‘My advice for kids is to find what you do better than everyone else and do that to the best of your ability.’
Jakeim Hart, Huntington
“My father was a musician and started me on piano when I was 4. I was really intimidated by how good he was, so I started playing guitar to be just as good. Playing instruments was a connection for us. He died about two years ago. I came to find out [later] that he was as in awe of me as much as I was of him.
“When I wanted to make friends at a new school, I had tried out for the basketball team. I was terrible and I didn’t fit in. The coach said, ‘Why don’t you do the musical with the other kids who didn’t make it?’ It was my earliest memory of rejection! I followed his advice and tried out for ‘The Legend of Sleepy Hollow.’ I felt very comfortable and at home and was able to come out of my shell. It spurred this fire in me to keep chasing that feeling.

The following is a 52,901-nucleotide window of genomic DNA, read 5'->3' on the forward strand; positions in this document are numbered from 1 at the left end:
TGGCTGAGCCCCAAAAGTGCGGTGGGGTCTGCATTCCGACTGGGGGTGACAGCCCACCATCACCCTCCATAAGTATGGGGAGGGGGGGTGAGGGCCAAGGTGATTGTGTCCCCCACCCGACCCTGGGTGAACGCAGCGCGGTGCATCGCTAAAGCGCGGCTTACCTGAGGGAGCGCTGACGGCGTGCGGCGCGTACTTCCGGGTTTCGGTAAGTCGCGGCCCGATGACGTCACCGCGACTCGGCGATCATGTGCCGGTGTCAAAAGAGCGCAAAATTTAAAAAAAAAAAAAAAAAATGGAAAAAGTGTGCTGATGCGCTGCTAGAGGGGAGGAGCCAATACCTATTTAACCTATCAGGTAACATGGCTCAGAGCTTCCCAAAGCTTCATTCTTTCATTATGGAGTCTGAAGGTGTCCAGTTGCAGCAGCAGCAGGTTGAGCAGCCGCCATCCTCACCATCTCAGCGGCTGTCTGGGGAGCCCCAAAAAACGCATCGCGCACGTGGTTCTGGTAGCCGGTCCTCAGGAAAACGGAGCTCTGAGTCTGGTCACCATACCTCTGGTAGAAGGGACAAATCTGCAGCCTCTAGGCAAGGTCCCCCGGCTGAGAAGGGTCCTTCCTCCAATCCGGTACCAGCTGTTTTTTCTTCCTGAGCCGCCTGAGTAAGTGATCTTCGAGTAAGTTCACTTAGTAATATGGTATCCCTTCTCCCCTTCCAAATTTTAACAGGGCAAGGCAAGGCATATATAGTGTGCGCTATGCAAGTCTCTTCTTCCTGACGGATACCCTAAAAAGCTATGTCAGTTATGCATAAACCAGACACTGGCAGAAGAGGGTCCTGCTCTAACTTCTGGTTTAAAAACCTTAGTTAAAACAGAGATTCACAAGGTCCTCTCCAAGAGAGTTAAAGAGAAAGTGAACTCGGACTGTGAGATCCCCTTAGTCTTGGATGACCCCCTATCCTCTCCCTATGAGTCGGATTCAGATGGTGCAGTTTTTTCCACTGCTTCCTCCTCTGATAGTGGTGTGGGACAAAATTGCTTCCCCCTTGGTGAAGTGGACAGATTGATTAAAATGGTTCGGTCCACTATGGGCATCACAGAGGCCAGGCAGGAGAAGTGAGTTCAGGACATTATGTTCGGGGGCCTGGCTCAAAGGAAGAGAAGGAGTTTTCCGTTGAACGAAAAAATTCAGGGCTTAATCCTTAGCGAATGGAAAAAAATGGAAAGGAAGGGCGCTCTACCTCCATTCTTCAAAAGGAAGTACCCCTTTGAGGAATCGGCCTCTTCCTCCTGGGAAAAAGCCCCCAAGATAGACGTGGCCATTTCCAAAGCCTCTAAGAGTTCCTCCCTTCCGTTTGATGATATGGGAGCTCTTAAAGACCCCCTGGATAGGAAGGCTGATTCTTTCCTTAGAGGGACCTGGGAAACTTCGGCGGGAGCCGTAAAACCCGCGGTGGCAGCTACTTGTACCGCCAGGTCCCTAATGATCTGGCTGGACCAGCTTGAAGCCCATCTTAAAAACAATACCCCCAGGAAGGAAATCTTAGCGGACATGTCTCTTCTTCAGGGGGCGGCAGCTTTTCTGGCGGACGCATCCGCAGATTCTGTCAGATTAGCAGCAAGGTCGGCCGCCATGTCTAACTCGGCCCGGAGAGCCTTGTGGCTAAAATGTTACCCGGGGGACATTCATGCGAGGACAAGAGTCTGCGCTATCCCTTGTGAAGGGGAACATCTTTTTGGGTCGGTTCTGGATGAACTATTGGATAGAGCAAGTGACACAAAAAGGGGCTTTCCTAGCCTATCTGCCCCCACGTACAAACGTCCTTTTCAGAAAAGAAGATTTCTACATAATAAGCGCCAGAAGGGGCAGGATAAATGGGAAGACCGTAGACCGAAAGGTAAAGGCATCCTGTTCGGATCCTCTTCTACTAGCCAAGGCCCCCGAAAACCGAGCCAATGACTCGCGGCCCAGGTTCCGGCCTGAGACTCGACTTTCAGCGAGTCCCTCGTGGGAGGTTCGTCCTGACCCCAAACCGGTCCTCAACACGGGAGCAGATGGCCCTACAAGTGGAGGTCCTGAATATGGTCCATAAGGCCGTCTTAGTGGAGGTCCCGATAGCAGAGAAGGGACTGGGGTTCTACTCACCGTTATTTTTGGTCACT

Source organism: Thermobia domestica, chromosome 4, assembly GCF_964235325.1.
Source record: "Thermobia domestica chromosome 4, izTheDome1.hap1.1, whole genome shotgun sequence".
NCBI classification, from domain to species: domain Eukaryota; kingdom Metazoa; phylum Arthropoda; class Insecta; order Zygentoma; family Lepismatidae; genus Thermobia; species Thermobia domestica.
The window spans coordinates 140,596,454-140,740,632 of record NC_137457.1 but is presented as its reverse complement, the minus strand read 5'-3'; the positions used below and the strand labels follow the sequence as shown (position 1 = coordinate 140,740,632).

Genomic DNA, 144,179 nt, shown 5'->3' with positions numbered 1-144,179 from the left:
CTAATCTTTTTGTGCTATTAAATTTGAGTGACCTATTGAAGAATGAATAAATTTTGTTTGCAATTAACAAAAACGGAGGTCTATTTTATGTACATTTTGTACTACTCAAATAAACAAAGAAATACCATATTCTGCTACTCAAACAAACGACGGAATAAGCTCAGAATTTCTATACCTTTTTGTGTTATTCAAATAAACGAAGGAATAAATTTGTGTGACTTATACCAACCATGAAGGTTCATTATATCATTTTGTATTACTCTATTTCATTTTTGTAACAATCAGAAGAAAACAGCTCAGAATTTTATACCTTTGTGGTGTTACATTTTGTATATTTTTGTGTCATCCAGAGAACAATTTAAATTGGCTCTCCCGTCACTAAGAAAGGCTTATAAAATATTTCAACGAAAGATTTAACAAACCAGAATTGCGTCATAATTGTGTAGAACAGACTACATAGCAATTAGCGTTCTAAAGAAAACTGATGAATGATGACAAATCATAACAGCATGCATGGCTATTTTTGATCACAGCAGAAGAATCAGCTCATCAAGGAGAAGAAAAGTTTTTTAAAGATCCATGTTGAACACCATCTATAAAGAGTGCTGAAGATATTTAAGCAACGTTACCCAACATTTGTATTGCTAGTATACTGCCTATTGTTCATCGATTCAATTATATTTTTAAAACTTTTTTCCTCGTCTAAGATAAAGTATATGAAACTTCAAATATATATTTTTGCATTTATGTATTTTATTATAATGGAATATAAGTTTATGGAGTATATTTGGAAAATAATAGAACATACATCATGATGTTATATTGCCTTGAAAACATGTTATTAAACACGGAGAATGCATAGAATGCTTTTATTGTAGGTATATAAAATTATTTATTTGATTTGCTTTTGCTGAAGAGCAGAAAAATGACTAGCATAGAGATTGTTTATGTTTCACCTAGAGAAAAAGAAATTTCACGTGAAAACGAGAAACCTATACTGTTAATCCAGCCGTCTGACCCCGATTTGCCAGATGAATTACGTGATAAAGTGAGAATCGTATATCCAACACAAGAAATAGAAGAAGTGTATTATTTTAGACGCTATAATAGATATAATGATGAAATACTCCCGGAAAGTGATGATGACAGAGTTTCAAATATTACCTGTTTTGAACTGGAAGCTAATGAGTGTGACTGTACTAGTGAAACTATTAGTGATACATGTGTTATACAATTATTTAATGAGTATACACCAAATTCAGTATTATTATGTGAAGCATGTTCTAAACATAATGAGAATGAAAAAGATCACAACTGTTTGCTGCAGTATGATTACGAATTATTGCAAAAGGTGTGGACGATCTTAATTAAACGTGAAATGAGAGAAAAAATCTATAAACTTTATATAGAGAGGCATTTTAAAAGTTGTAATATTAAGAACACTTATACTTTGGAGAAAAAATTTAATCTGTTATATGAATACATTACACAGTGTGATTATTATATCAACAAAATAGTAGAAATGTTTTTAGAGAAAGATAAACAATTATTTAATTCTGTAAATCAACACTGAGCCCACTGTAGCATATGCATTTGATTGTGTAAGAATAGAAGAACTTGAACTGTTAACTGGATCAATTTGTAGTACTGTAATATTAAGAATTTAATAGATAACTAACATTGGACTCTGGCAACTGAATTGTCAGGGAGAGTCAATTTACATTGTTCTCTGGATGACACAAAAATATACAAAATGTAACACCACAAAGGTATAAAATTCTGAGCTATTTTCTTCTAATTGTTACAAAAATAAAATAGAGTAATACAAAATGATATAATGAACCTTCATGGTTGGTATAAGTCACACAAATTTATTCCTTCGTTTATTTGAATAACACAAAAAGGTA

In the Playbill, I wrote: ‘Proudly on the autism spectrum.’ I disclosed that because I thought it was important for other autistic people to feel seen.
“Being a musician helped me get a role in Broadway’s ‘Almost Famous.’ On the audition tape, I played an Eric Clapton song and soloed a bit to show some of the advanced stuff I do. They valued that and thought it would be cool that I’d actually play guitar onstage. I didn’t have many credits, but I had the right ones because they were mostly actor/musician credits. In the Playbill, I wrote: ‘Proudly on the autism spectrum.’ I disclosed that because I thought it was important for other autistic people to feel seen. They can see that I’m doing this, and that they can get into the field and do it too. I wish that I could have seen something like that when I was going to Broadway shows when I was younger.
“Throughout my career, I have learned that I am resilient in the face of rejection. Taking the good with the bad is a huge part of this life. I’m taking many lessons with me as I work on Alicia Keys’ new musical, ‘Hell’s Kitchen,’ at The Public Theater. She has an incredible work ethic, and it’s the best music that I’ve ever worked on in a show.
“My advice for kids is to find what you do better than everyone else and do that to the best of your ability. I had to grow my music as much as I had to grow my acting. You’ll get more jobs if you find what sets you apart from others. You’ll be recognized for it eventually.”
Interviewed by Iris Wiener